On February 27 New Mexico State’s game at Utah Valley ended in violent fashion, with some of the Wolverine fans who rushed the court to celebrate their team’s overtime victory getting in a fight with some NMSU players. One of the players involved was guard K.C. Ross-Miller, who hit Utah Valley’s Holton Hunsaker with the basketball just after time expired.
As a redshirt sophomore Ross-Miller started in 20 of the 30 games he played, averaging 8.3 points and 3.5 assists per contest. Ross-Miller, who at one point in time verbally committed to attend Kentucky (during the Billy Gillispie era), shot 43.7% from the field and 39.3% from beyond the arc. His best individual performance came in a win at UTEP in late November, as he accounted for 26 points, six assists and just two turnovers.
Without Ross-Miller even more of the playmaking responsibilities fell upon the shoulders of guard Daniel Mullings, who won WAC Player of the Year honors. Mullings, who will be a senior next season, averaged 16.8 points, 4.9 rebounds and 3.5 assists per game as a junior. In addition to Mullings the Aggies are expected to return DK Eldridge, who won WAC Newcomer of the Year honors, and underclassmen Ian Baker and Travon Landry.
The 6-foot-3 guard averaged 10.3 points per game, while shooting 42 percent from three, as a freshman. He, along with Malcolm Hill and Michael Thorne Jr., is one of three returning players who averaged double figures last season.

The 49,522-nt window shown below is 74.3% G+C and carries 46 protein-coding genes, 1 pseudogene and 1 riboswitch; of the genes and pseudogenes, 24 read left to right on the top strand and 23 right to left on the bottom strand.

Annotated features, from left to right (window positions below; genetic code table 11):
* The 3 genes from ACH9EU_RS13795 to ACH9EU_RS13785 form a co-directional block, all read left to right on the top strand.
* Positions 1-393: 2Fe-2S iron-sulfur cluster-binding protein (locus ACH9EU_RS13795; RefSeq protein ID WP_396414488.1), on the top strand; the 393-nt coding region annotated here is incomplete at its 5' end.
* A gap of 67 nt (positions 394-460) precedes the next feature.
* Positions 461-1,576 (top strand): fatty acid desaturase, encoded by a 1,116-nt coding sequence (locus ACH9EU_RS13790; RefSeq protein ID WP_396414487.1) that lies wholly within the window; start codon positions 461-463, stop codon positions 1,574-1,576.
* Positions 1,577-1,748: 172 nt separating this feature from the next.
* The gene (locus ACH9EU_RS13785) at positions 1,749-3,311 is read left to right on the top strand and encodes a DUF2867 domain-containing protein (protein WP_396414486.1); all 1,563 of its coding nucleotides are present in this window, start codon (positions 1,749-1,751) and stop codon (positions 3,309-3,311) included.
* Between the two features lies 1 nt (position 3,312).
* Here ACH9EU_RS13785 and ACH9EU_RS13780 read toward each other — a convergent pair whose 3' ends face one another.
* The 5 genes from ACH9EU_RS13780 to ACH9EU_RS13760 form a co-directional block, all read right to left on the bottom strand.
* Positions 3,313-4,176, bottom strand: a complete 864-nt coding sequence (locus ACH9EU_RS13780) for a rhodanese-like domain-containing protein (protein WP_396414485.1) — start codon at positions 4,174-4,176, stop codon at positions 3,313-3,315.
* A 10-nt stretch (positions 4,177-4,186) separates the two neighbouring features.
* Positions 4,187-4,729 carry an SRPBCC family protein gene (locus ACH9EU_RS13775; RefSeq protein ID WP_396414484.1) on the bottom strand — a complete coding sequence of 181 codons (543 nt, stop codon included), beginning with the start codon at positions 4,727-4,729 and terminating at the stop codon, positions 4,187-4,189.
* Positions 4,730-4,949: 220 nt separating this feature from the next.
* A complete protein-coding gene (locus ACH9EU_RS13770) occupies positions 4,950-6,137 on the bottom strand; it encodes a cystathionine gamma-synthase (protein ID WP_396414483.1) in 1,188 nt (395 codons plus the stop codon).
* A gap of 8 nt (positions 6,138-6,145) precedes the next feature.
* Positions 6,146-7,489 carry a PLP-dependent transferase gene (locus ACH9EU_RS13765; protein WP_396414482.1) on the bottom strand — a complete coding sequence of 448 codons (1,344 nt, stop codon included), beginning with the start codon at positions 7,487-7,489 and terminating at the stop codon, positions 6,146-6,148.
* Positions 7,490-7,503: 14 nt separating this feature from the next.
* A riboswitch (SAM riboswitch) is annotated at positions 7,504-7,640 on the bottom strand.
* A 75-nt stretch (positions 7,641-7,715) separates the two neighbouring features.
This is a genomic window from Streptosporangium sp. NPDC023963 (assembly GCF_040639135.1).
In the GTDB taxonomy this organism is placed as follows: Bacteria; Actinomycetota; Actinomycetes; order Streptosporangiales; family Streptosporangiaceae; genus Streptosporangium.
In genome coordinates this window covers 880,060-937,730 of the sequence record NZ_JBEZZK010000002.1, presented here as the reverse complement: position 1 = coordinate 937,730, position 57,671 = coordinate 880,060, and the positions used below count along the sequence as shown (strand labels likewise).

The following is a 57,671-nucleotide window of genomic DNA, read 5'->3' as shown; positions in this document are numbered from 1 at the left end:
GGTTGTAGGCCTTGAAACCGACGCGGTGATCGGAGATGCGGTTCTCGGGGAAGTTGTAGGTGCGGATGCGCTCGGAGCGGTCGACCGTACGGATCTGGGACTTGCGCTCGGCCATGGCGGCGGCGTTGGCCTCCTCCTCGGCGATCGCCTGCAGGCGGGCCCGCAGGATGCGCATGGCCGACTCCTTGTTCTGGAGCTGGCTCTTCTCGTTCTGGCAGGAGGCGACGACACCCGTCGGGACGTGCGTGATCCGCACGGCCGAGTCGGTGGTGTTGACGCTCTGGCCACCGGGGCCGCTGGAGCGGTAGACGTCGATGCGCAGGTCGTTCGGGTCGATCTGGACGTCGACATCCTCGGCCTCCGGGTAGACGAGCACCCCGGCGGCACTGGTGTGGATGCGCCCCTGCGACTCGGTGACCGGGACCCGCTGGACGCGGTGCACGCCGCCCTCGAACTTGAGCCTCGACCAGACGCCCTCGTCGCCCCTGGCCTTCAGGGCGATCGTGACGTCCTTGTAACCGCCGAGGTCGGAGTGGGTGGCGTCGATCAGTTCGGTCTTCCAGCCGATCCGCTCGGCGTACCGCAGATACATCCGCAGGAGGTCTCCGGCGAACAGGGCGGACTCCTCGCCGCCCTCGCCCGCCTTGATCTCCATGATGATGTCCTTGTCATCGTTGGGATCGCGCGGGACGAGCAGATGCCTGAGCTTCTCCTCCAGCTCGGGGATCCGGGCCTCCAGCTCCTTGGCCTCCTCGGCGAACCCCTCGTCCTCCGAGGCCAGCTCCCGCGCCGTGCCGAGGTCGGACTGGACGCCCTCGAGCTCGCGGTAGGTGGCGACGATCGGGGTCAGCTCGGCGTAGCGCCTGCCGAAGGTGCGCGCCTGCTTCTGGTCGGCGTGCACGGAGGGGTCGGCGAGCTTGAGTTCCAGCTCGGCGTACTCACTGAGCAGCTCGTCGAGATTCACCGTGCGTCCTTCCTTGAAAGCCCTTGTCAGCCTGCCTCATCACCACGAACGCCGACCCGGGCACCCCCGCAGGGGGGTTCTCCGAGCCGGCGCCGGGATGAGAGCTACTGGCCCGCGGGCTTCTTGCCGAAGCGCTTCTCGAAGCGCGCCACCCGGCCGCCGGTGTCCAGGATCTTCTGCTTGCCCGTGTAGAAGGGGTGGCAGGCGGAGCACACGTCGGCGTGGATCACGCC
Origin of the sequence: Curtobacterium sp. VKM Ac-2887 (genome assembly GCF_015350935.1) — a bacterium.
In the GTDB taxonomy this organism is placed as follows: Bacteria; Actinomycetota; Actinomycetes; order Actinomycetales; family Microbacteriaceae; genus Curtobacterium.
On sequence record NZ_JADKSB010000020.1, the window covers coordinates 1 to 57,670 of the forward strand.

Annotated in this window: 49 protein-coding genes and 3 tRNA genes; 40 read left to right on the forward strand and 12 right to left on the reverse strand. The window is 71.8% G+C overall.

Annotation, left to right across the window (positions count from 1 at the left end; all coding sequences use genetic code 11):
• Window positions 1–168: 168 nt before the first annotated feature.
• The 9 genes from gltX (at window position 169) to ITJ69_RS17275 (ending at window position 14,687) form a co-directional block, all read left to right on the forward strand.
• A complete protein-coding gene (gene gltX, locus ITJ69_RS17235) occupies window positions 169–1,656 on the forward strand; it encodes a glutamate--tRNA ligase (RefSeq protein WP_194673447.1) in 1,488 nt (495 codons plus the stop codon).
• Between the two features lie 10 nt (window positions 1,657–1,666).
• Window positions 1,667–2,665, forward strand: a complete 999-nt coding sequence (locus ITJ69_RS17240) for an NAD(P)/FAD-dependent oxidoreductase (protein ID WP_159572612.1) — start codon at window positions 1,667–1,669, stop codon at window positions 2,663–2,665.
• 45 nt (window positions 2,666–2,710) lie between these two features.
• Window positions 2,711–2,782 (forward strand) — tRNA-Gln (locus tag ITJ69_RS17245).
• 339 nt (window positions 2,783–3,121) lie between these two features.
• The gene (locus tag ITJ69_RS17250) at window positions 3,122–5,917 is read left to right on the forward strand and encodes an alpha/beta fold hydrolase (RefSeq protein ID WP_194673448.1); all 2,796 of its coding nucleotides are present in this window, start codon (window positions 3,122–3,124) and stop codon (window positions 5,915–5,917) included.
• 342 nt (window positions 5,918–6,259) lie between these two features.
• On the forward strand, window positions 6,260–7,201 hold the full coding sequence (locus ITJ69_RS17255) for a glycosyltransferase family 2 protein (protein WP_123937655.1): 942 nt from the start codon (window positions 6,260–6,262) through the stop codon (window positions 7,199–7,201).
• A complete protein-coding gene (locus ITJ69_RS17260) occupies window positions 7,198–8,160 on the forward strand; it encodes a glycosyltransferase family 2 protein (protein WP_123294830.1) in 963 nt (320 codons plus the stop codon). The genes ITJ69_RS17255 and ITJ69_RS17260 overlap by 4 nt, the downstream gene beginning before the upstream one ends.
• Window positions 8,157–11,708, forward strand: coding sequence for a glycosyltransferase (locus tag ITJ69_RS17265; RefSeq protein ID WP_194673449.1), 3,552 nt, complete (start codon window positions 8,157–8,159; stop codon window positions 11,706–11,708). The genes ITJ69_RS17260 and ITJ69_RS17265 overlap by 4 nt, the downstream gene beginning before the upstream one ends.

This could prove to be a make-or-break year for John Groce, who enters his fifth season at the helm. He guided the Illini to an NCAA Tournament in his first season, but hasn’t been back since.
The key for the Illini is health. Abrams gives them experience and leadership, but it won’t be a surprise if there’s some rust in his game after spending the past two seasons on the sideline. Having a healthy Coleman-Lands will help stabilize the backcourt, while Hill, an all-conference caliber forward, and Thorne anchor the frontcourt.
Like Alkins, Jones was a sought-after scorer. The 6-foot-4 two-guard was rated No. 69 overall in the Class of 2016 by Rivals. He picked Indiana over offers from Cal, Cincinnati, Georgetown and more than a dozen other high-major programs.
Jeter, the 6-foot-10, played in a reserve role as a freshman, averaging 1.9 points and 1.9 rebounds per game last season. He will be part of a loaded frontline that includes heralded freshmen Harry Giles and Marques Bolden, as well as redshirt senior Amile Jefferson, who returns to the lineup following a foot injury.
The greatest player in Auburn program history will honored with a statue outside of the team’s home arena.
The university announced that Charles Barkley, the Naismith Memorial Basketball Hall of Famer, will be the fourth athlete to be given a statue, joining Heisman Trophy winners Bo Jackson, Pat Sullivan and Cam Newton.
“It just means a great deal to me,” Barkley said in a statement. “Being a kid from Alabama, going to Auburn. I think everybody knows what Auburn means to me. It’s going to be pretty cool.”
Barkley, currently working as an analyst for TNT, was the SEC Player of the Year in 1984, as well as a second team All-American. He averaged 14.1 points and 9.6 rebounds per game in 84 appearances for the Tigers.